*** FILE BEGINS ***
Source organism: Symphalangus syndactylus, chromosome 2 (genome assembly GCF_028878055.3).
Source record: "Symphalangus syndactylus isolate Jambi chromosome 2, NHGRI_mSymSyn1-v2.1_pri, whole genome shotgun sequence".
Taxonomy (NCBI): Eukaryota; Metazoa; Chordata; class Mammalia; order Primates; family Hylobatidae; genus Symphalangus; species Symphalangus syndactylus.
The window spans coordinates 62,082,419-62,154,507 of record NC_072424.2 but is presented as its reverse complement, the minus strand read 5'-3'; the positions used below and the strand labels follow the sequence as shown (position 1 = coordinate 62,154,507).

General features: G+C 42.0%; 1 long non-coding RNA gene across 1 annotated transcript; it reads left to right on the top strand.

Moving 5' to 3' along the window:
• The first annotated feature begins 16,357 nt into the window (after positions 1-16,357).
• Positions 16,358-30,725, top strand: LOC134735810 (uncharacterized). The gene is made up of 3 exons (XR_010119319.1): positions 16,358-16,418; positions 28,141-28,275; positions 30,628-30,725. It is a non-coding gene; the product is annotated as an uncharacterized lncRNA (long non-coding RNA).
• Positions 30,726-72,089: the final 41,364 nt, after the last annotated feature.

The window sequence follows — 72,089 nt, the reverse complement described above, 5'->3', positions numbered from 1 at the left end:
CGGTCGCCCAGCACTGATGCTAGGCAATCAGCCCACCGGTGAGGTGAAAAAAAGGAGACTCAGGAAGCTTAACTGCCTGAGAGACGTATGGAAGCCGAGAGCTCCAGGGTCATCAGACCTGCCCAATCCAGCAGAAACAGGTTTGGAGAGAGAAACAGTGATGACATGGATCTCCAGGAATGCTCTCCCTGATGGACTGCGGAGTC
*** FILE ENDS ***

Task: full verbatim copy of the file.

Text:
Source organism: Symphalangus syndactylus, chromosome 2 (genome assembly GCF_028878055.3).
Source record: "Symphalangus syndactylus isolate Jambi chromosome 2, NHGRI_mSymSyn1-v2.1_pri, whole genome shotgun sequence".
Taxonomy (NCBI): Eukaryota; Metazoa; Chordata; class Mammalia; order Primates; family Hylobatidae; genus Symphalangus; species Symphalangus syndactylus.
The window spans coordinates 62,082,419-62,154,507 of record NC_072424.2 but is presented as its reverse complement, the minus strand read 5'-3'; the positions used below and the strand labels follow the sequence as shown (position 1 = coordinate 62,154,507).

General features: G+C 42.0%; 1 long non-coding RNA gene across 1 annotated transcript; it reads left to right on the top strand.

Moving 5' to 3' along the window:
• The first annotated feature begins 16,357 nt into the window (after positions 1-16,357).
• Positions 16,358-30,725, top strand: LOC134735810 (uncharacterized). The gene is made up of 3 exons (XR_010119319.1): positions 16,358-16,418; positions 28,141-28,275; positions 30,628-30,725. It is a non-coding gene; the product is annotated as an uncharacterized lncRNA (long non-coding RNA).
• Positions 30,726-72,089: the final 41,364 nt, after the last annotated feature.

The window sequence follows — 72,089 nt, the reverse complement described above, 5'->3', positions numbered from 1 at the left end:
CGGTCGCCCAGCACTGATGCTAGGCAATCAGCCCACCGGTGAGGTGAAAAAAAGGAGACTCAGGAAGCTTAACTGCCTGAGAGACGTATGGAAGCCGAGAGCTCCAGGGTCATCAGACCTGCCCAATCCAGCAGAAACAGGTTTGGAGAGAGAAACAGTGATGACATGGATCTCCAGGAATGCTCTCCCTGATGGACTGCGGAGTC